Friday, 9 June 2017

A trip south, part 3

The forecast for Sunday was for more showers with a few sunny periods. The plan had been to climb the hill behind the cottage, going up to a water body shown on the OS map, in the hope of finding some dragons. It looked like a long, gentle slog, definitely do-able, and the lower part of the route had already delivered with Tawny Owl and Pine Marten. Closer scrutiny of the map revealed shooting butts on the tops, so the higher land was obviously being managed for Red Grouse, with all the environmental nasties that entails, and then I noticed that the water body was fenced off. Hmmm.

So, instead, we drove up Glen Lyon, past Fortingall and its 5000 year old Yew tree, and parked at Bridge of Balgie. Over a pre-walk cuppa at the Post Office and Tea Room, we chatted to a family up on holiday from the Scottish borders (mum, dad, two wee bairns and grand dad). It turned out that next month they'll be in Orkney, exploring family roots and taking in all that scenery. As I explained what we were doing in Glen Lyon, i.e. going for a walk, it dawned on me that this was quite a big deal. In the previous twelve months, since we'd last been in Glen Lyon actually, Our Lass has had two knee operations. This walk was going to be our first proper amble up a hill for many a year. Momentousness!

Donning waterproofs, we set off across the bridge over the River Lyon and towards the start of the walk. Our main challenge was going to be the climb up the side of a gorge formed by two burns. Taking it slow and steady, with frequent halts for... er... taking photographs, we made our way ever higher.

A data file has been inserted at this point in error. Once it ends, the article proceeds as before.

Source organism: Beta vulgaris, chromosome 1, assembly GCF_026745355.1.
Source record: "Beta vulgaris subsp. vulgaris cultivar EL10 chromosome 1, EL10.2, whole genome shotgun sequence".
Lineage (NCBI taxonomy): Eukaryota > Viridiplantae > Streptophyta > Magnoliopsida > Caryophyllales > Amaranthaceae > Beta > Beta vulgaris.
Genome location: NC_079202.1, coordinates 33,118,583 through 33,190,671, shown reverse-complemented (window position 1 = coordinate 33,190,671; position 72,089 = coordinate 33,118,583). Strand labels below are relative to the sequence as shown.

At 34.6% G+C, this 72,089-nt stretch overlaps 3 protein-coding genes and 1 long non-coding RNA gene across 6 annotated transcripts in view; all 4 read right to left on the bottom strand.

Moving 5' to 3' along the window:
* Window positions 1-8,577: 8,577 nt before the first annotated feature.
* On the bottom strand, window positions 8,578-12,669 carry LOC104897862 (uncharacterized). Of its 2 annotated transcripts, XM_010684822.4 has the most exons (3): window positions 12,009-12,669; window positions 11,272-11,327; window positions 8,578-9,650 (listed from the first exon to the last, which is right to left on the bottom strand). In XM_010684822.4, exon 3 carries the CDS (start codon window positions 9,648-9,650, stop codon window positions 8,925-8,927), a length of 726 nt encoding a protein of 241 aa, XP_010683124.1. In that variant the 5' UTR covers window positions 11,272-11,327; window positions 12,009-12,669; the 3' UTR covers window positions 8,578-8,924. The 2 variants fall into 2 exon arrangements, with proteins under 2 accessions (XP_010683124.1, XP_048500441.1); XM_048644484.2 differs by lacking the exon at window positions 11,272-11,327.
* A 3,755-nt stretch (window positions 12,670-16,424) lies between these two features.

Dung beetle of some sort

Rock showing striations caused during glaciation

Singing Tree Pipit. That's the pipit singing, not the tree.
Near the top of the initial hill, we came across several pools. As it was beginning to rain, we sheltered by some trees and had lunch. By the time we had polished off several slices of flapjack and some fruit, the sun was beginning to re-appear. All the better to explore the pools.

Diligent staring at likely spots produced several Common Blue Damselflies and a single Blue-tailed Damselfly, though sadly, nothing larger.

Much later, looking at the images on my computer, I noticed that the Blue-tail had one wing which hadn't formed properly, or not inflated during emergence (right fore wing). It could probably manage to fly with 'one engine down', so be able to forage and maybe even mate.

The descent from the highest point of the walk began in a steady drizzle, but as we clambered our way down the side of another burn, the sun returned. On reaching the road, Our Lass managed to find a Siskin and a family of Grey Wagtails, two species that we were hoping to see during the weekend. Then it was back to the tea room for a well-earned feast.

We even shared it with the local Chaffinches, who were very used to humans.

In part 4, we return home, via a few transportational wildlife encounters.


Mark said...

Thanks for the clarification with the Tree Pippit, that had me confused! Btw your blogging has had a profound effect on me, I've always loved Butterflies ( and Birds of both varieties) but you 've got me into Dragonflies. I try to do a long bike ride by the river, every weekend through the Spring and Summer months. There are often Dragons and Damsels, just begining to identify a few of them. I find them hard to photograph though. Toodles, Mark.

Imperfect and Tense said...

Oops, sorry! You'll have lots more to choose from than I do, which adds to the difficulty. And they don't tend to hang about when it's warm. Once they've landed, photography becomes a bit easier, but I guess finding a roosting one will be tricky from a speeding bicycle?